‘The Rise and Fall of the Twelve – A Study in the Use of Story Structure in Acts’
A thesis submitted for the degree of Doctor of Philosophy by Peter Mansell University of Surrey, September 2016
- The aim of this thesis is to demonstrate the value of proper attention to ‘story structure’ in the study of Acts. After reviewing a number of models of story structure, plot and story schema (a mental structure consisting of sets of expectations about the way in which stories proceed), the thesis develops a suitable story structure apparatus which can be shown to apply to Acts. The thesis then demonstrates the value of that methodology by applying it to an example contested area in the study of Acts – the debate over the restoration of Israel. The focus question chosen for this illustration is, ‘What does Luke’s depiction of the Twelve in Acts tell us about the goals of the Lukan Twelve as disclosed primarily in Luke 22:14-30 and Acts 1:1-12 and the narrative realisation of those goals in either “comic” success or “tragic” failure?’
- This thesis starts from two premises. First, that the medium though which Acts communicates meaning is that of ‘story’. Second, that reading a story involves processing two types of information, the basic meaning of the clauses and sentences, and the coherence used to order those clauses and sentences into a narrative, i.e. the story structure. This story structure provides the lens though which we make ‘orderly’ sense of the agents and events described in the narrative.
- The thesis argues that, at the basic level of detailed reading, each clause has to be assessed as to its semantic function in its clause complex (sentence) and in the larger string of clauses that forms an episode. The thesis undertakes an in depth analysis of each narrative clause in Acts, focussing on Luke’s choice of verb form. The result is a classification of the semantic function of each of the narrative clauses in Acts. The thesis then demonstrates how clauses are combined into episodes and upwards in narrative layers to the macro-structure of the narrative, thereby constructing a complete narrative map of Acts.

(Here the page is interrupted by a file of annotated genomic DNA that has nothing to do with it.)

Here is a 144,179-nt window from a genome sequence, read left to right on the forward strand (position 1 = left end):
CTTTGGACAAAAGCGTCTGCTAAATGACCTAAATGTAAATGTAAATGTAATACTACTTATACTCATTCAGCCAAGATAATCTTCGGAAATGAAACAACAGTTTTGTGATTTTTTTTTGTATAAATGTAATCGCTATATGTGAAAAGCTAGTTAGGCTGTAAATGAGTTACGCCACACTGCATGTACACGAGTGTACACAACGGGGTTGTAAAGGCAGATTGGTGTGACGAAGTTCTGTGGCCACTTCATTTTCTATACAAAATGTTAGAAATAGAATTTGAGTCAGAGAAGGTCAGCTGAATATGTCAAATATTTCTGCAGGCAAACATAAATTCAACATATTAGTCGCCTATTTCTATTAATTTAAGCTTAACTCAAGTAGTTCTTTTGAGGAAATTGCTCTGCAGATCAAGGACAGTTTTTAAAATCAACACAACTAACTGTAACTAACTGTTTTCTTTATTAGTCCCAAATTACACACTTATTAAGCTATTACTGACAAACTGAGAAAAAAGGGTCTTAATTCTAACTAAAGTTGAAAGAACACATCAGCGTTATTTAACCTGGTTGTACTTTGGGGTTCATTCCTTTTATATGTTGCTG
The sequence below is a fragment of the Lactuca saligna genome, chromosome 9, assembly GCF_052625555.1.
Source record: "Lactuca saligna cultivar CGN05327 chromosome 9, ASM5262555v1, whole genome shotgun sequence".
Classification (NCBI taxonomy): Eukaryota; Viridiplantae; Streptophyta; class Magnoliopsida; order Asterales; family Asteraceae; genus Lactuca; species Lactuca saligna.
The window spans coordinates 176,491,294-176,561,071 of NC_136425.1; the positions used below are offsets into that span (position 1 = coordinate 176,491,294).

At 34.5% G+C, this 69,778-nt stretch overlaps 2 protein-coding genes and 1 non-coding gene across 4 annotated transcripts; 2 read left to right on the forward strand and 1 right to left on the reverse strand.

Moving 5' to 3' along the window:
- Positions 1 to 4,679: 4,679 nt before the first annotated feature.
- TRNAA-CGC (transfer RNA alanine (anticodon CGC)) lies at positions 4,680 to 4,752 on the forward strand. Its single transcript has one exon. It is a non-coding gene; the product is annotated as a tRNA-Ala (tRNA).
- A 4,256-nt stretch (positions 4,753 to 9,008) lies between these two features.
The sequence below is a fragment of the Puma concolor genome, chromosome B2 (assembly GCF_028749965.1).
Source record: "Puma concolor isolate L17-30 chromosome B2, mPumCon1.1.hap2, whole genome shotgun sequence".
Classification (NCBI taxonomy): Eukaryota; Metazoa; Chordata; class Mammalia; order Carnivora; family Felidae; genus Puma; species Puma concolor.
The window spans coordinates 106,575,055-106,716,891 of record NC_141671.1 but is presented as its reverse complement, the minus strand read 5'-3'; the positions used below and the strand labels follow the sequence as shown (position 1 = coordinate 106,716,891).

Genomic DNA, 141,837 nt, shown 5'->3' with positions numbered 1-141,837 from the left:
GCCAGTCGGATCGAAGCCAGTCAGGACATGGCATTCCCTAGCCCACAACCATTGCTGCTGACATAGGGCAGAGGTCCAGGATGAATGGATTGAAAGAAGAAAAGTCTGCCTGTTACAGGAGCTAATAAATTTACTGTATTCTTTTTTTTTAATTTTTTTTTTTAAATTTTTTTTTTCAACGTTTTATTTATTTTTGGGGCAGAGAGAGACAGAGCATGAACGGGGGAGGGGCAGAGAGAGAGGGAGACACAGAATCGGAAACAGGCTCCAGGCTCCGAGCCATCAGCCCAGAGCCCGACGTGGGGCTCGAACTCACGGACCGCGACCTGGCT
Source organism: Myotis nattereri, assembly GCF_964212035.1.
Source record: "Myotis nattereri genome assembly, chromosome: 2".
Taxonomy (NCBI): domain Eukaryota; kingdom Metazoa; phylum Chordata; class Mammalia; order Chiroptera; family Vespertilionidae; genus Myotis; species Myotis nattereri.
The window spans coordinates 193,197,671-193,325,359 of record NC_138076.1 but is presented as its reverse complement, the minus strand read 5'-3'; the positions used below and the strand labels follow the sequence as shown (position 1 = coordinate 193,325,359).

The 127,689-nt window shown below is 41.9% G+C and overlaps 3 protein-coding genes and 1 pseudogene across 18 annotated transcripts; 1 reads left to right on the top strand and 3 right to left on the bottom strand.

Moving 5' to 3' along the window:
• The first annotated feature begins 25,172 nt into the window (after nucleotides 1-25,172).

- The second half of the thesis works through the narrative map of each episode and narrative layer of Acts 1–12 in which either the Twelve appear or where events shed light on their goals and the realisation of those goals. This analysis focuses on the ‘turning point’ in the story of the Twelve following the peak of their success in 5:12-42, i.e. 6:1-6, which leads to the Twelve gradually becoming less important in God’s plans until their demise, as a group character, in 12:1-17. The thesis argues that 6:1-6 demonstrates the ‘tragic flaw’ of the Twelve which they were warned against in Luke 22:24-27, hubris. However, the thesis concludes that the real tragedy of the Twelve, as portrayed by Luke, is that their goals for national repentance, the return of the Messiah and the restoration of all things (3:19-21) fail to be realised as their Jewish brothers (2:29, 37), who had flocked to them in huge numbers (5:14-16), protected them (5:26) and exalted them (5:12), in the final denouement are pleased by the death of one apostle (12:3) and are eagerly anticipating the death of another (12:11).
- The thesis makes a number of original contributions to the study of Acts including a comprehensive investigation of possible structuring methods, the analysis and cataloguing of the syntax of nearly two thousand narrative clauses, as well as the core story structure methodology and its application to the narrative arc of the Twelve. The thesis also makes original contributions to areas of debate in the study of Koiné Greek including the ongoing controversy over verbal aspect between Porter, Fanning et al., and the discussion over the ‘function’ of participial clauses between grammarians like Wallace and linguists like Levinsohn and Runge.
- This is Chapter 2 of Pete’s PhD and is recorded on my database so I can file it in due course and record reading / discussion time against it.
- I also – indeed mainly – booked to this “paper” time spent developing a database system, with associated website, to test out and demonstrate Pete’s theories on the Clause-structure of the Acts of the Apostles.
- See Acts: Test Site.
Footnote 1: This is the abstract of the Thesis as a whole, not just Chapter 2.
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